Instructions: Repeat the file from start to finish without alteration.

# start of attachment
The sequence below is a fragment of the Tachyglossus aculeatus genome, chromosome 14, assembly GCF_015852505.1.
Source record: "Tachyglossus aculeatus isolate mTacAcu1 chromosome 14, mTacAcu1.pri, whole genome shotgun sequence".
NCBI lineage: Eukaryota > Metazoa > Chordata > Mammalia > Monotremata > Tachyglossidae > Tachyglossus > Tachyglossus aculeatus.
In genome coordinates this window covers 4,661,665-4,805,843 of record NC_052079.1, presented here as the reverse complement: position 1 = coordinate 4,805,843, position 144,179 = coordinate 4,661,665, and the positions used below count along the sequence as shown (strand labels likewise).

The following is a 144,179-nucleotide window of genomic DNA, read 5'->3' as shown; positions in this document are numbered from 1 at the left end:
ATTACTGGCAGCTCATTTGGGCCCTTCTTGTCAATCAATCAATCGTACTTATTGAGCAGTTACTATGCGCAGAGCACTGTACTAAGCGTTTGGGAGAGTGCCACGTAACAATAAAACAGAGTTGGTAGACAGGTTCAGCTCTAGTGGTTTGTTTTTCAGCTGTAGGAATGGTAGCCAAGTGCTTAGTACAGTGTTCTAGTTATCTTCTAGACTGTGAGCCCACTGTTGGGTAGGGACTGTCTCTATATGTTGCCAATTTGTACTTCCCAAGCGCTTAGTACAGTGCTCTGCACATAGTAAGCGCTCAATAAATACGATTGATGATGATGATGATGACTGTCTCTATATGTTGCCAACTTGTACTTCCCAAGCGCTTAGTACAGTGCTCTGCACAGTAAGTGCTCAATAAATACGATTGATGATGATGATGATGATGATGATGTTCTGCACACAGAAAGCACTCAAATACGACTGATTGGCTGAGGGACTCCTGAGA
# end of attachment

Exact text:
The sequence below is a fragment of the Tachyglossus aculeatus genome, chromosome 14, assembly GCF_015852505.1.
Source record: "Tachyglossus aculeatus isolate mTacAcu1 chromosome 14, mTacAcu1.pri, whole genome shotgun sequence".
NCBI lineage: Eukaryota > Metazoa > Chordata > Mammalia > Monotremata > Tachyglossidae > Tachyglossus > Tachyglossus aculeatus.
In genome coordinates this window covers 4,661,665-4,805,843 of record NC_052079.1, presented here as the reverse complement: position 1 = coordinate 4,805,843, position 144,179 = coordinate 4,661,665, and the positions used below count along the sequence as shown (strand labels likewise).

The following is a 144,179-nucleotide window of genomic DNA, read 5'->3' as shown; positions in this document are numbered from 1 at the left end:
ATTACTGGCAGCTCATTTGGGCCCTTCTTGTCAATCAATCAATCGTACTTATTGAGCAGTTACTATGCGCAGAGCACTGTACTAAGCGTTTGGGAGAGTGCCACGTAACAATAAAACAGAGTTGGTAGACAGGTTCAGCTCTAGTGGTTTGTTTTTCAGCTGTAGGAATGGTAGCCAAGTGCTTAGTACAGTGTTCTAGTTATCTTCTAGACTGTGAGCCCACTGTTGGGTAGGGACTGTCTCTATATGTTGCCAATTTGTACTTCCCAAGCGCTTAGTACAGTGCTCTGCACATAGTAAGCGCTCAATAAATACGATTGATGATGATGATGATGACTGTCTCTATATGTTGCCAACTTGTACTTCCCAAGCGCTTAGTACAGTGCTCTGCACAGTAAGTGCTCAATAAATACGATTGATGATGATGATGATGATGATGATGTTCTGCACACAGAAAGCACTCAAATACGACTGATTGGCTGAGGGACTCCTGAGA